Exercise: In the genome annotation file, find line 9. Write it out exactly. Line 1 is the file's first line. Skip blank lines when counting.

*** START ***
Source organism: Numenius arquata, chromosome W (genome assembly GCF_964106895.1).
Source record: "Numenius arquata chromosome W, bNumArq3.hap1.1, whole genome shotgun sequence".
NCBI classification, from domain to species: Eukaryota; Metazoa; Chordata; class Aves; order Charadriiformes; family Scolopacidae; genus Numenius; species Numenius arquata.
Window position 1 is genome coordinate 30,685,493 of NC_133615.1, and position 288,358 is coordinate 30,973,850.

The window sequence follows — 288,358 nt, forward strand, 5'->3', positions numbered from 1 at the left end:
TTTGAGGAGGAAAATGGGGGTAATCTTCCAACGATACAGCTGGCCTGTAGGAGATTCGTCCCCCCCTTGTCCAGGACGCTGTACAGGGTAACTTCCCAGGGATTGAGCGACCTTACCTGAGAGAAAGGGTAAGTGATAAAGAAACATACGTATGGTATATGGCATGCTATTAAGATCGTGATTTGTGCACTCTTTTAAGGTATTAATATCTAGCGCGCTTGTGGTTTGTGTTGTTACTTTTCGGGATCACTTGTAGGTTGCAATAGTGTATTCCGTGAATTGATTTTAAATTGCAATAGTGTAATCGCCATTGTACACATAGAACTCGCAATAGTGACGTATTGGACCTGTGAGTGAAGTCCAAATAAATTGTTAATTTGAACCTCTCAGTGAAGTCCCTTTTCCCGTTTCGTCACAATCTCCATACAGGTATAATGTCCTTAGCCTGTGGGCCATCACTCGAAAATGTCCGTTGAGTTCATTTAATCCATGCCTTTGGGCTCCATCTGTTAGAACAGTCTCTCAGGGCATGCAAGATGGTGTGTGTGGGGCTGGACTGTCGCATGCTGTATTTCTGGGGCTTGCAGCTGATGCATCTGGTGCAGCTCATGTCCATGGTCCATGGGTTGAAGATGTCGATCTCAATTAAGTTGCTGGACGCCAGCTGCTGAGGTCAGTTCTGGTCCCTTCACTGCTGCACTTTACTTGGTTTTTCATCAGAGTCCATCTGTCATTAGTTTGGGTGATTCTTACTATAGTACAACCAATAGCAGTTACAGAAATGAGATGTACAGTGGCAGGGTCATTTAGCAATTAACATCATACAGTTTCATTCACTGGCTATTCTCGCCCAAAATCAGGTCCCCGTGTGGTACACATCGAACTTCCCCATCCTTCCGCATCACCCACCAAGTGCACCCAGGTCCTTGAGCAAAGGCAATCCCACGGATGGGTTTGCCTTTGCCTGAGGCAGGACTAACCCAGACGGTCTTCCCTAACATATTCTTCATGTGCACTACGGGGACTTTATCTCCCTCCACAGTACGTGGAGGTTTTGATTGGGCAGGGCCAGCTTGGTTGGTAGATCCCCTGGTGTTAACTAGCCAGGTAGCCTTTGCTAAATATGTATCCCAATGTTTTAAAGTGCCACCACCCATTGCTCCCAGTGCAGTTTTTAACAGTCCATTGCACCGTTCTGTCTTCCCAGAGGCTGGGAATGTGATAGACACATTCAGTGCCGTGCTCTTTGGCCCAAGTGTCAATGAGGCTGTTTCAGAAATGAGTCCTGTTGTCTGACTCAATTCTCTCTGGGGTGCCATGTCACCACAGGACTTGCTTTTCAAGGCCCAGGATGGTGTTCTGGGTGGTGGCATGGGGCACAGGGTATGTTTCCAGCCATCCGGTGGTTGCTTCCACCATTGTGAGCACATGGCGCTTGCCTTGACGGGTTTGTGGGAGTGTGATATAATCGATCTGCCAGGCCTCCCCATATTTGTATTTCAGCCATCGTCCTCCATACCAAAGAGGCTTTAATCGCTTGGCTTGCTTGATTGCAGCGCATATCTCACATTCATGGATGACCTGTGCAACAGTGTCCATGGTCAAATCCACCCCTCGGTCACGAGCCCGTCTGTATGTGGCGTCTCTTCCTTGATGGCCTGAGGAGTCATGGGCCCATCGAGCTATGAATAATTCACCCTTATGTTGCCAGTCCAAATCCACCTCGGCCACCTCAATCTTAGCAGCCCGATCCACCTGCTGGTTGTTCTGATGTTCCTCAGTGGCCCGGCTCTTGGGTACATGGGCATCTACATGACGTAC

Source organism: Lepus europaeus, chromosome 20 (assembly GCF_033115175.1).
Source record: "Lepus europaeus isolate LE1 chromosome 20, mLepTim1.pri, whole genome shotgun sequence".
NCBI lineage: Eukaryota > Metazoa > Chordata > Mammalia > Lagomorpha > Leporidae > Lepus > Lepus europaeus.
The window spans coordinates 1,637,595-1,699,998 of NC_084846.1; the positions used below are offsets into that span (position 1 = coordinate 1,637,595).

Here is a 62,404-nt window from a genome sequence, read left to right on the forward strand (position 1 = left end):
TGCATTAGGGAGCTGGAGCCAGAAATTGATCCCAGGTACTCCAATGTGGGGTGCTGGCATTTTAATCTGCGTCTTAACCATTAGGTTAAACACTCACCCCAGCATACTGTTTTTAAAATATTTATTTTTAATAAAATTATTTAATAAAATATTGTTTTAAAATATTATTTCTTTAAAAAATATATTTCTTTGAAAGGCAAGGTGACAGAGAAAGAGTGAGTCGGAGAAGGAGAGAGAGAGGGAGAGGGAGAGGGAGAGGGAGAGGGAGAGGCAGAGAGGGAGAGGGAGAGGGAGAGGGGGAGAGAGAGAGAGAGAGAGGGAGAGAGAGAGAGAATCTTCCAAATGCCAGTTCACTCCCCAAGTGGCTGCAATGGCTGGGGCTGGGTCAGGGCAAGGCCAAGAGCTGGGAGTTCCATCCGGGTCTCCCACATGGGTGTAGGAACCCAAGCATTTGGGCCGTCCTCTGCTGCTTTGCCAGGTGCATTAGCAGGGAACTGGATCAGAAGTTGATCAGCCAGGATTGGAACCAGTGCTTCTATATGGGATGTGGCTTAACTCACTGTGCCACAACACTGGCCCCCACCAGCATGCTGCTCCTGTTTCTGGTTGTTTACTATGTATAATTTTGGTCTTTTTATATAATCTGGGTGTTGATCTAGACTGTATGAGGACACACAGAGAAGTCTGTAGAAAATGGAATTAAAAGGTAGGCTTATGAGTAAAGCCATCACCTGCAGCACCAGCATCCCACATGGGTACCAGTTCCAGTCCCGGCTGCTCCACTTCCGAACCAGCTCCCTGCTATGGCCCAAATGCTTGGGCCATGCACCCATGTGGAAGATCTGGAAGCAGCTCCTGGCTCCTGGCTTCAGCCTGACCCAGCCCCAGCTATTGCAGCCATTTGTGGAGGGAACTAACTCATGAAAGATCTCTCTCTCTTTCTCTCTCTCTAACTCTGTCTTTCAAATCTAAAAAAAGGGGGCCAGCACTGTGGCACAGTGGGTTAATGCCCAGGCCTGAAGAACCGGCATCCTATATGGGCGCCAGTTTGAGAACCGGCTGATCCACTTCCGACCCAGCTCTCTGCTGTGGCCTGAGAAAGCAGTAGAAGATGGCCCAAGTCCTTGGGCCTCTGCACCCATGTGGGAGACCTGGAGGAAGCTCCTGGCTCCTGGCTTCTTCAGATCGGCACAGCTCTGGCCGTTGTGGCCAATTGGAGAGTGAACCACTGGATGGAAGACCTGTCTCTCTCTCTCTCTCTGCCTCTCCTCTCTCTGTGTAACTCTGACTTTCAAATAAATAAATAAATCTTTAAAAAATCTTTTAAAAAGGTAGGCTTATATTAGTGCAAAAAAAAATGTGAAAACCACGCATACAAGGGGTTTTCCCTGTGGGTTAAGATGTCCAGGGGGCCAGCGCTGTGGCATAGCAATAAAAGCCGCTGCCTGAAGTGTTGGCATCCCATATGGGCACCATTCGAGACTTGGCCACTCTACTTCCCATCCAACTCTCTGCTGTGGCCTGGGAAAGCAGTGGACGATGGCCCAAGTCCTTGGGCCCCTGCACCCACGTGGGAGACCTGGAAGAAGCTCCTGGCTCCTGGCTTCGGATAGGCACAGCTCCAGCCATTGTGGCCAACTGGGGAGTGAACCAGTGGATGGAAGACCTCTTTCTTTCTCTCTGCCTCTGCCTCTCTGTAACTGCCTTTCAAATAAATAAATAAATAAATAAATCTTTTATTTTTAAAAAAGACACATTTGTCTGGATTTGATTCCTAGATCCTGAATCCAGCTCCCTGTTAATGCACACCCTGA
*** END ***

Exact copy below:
NCBI lineage: Eukaryota > Metazoa > Chordata > Mammalia > Lagomorpha > Leporidae > Lepus > Lepus europaeus.